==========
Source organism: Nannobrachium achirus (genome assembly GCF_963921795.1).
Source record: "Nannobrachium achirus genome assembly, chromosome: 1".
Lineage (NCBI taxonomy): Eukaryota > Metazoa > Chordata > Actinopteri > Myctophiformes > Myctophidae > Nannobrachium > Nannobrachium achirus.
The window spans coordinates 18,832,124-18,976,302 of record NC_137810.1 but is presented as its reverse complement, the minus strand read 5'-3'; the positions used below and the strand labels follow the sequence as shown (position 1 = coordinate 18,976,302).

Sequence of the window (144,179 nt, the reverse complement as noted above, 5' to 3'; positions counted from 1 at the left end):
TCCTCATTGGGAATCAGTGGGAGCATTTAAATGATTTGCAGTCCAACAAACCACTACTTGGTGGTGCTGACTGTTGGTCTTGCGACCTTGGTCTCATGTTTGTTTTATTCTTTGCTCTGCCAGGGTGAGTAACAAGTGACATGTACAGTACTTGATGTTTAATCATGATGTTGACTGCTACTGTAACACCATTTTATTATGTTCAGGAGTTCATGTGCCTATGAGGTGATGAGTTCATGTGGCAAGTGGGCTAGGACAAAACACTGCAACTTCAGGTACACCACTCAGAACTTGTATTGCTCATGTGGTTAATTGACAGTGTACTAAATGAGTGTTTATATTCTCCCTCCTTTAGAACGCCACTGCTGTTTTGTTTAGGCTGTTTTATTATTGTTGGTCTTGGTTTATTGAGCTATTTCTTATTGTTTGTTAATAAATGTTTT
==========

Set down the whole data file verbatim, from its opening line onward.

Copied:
Source organism: Nannobrachium achirus (genome assembly GCF_963921795.1).
Source record: "Nannobrachium achirus genome assembly, chromosome: 1".
Lineage (NCBI taxonomy): Eukaryota > Metazoa > Chordata > Actinopteri > Myctophiformes > Myctophidae > Nannobrachium > Nannobrachium achirus.
The window spans coordinates 18,832,124-18,976,302 of record NC_137810.1 but is presented as its reverse complement, the minus strand read 5'-3'; the positions used below and the strand labels follow the sequence as shown (position 1 = coordinate 18,976,302).

Sequence of the window (144,179 nt, the reverse complement as noted above, 5' to 3'; positions counted from 1 at the left end):
TCCTCATTGGGAATCAGTGGGAGCATTTAAATGATTTGCAGTCCAACAAACCACTACTTGGTGGTGCTGACTGTTGGTCTTGCGACCTTGGTCTCATGTTTGTTTTATTCTTTGCTCTGCCAGGGTGAGTAACAAGTGACATGTACAGTACTTGATGTTTAATCATGATGTTGACTGCTACTGTAACACCATTTTATTATGTTCAGGAGTTCATGTGCCTATGAGGTGATGAGTTCATGTGGCAAGTGGGCTAGGACAAAACACTGCAACTTCAGGTACACCACTCAGAACTTGTATTGCTCATGTGGTTAATTGACAGTGTACTAAATGAGTGTTTATATTCTCCCTCCTTTAGAACGCCACTGCTGTTTTGTTTAGGCTGTTTTATTATTGTTGGTCTTGGTTTATTGAGCTATTTCTTATTGTTTGTTAATAAATGTTTT